Ping all addresses in network, windows


Is it possible in windows cmd line to check all of the network addresses (with ping or similar) to see which ones are taken/ have active devices:

ie. something that does something like the following:

for i = 0 to 255
    ping 192.168.1.i //Print this

This is psuedo code obviously. I am wondering if it is possible to do something like this in windows cmd. It would be great if you didn't need a batch file, but i understand if this is impossible.

PS. Also please mention if there is a program to do this, but it would be nice to do it in cmd.

12/4/2012 10:44:24 PM

Accepted Answer

Open the Command Prompt and type in the following:

FOR /L %i IN (1,1,254) DO ping -n 1 192.168.10.%i | FIND /i "Reply">>c:\ipaddresses.txt

Change 192.168.10 to match you own network.

By using -n 1 you are asking for only 1 packet to be sent to each computer instead of the usual 4 packets.

The above command will ping all IP Addresses on the network and create a text document in the C:\ drive called ipaddresses.txt. This text document should only contain IP Addresses that replied to the ping request.

Although it will take quite a bit longer to complete, you can also resolve the IP Addresses to HOST names by simply adding -a to the ping command.

FOR /L %i IN (1,1,254) DO ping -a -n 1 192.168.10.%i | FIND /i "Reply">>c:\ipaddresses.txt

This is from Here

Hope this helps

12/5/2012 2:49:50 AM

Best Utility in terms of speed is Nmap.

write @ cmd prompt:

Nmap -sn -oG ip.txt

this will just ping all the ip addresses in the range given and store it in simple text file

It takes just 2 secs to scan 255 hosts using Nmap.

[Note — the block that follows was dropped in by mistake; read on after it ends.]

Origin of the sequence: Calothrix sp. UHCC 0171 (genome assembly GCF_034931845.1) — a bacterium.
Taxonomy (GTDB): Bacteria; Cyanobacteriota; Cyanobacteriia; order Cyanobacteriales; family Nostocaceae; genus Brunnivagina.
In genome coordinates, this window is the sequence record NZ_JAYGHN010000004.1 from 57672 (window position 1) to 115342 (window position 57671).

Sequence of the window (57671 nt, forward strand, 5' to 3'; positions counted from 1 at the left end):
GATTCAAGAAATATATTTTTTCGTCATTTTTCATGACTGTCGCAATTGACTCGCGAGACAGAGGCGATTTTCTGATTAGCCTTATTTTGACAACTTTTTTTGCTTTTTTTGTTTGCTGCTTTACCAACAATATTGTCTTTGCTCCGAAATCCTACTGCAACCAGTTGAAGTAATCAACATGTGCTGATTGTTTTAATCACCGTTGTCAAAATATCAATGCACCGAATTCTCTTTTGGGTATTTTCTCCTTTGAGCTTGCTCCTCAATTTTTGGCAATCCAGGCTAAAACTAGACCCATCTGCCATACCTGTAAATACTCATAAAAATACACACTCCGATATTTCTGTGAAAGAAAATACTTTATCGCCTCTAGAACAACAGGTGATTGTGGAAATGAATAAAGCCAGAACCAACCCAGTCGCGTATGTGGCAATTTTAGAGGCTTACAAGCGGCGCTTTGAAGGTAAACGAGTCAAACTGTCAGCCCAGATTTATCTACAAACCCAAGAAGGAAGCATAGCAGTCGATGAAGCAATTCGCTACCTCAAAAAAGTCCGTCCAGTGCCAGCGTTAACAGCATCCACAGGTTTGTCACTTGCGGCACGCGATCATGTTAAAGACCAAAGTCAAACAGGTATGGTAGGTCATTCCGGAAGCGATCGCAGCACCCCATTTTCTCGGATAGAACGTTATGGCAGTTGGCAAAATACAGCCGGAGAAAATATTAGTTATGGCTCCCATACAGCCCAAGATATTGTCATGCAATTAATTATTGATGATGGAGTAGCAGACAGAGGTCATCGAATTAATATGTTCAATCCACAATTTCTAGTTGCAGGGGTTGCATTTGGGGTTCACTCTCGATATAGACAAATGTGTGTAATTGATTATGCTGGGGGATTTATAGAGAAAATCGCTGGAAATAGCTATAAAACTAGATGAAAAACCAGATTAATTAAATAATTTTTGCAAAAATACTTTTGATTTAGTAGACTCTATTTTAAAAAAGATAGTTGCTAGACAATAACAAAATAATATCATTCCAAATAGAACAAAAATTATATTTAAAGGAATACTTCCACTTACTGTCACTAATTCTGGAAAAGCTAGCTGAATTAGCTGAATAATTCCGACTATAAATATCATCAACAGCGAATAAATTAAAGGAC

This post asks the same question, but for linux - you may find it helpful. Send a ping to each IP on a subnet

nmap is probably the best tool to use, as it can help identify host OS as well as being faster. It is available for the windows platform on the site


Provided the windows box is in the same subnet:

for /L %a in (1,1,254) do start ping 192.168.0.%a

This will complete in less than 15 seconds and

arp -a 

will return any alive host.

Fastest native way I know of in Windows.


All you are wanting to do is to see if computers are connected to the network and to gather their IP addresses. You can utilize angryIP scanner: to see what IP addresses are in use on a particular subnet or groups of subnets.

I have found this tool very helpful when trying to see what IPs are being used that are not located inside of my DHCP.


An expansion and useful addition to egmackenzie's "arp -a" solution for Windows -

Windows Example searching for my iPhone on the WiFi network

(pre: iPhone WiFi disabled)

  • Open Command Prompt in Admin mode (R.C. Start & look in menu)
  • arp -d <- clear the arp listing!
  • ping <- take your subnet, and ping '255', everyone
  • arp -a
  • iPhone WiFi on
  • ping
  • arp -a

See below for example:

enter image description here

Here is a nice writeup on the use of 'arp -d' here if interested -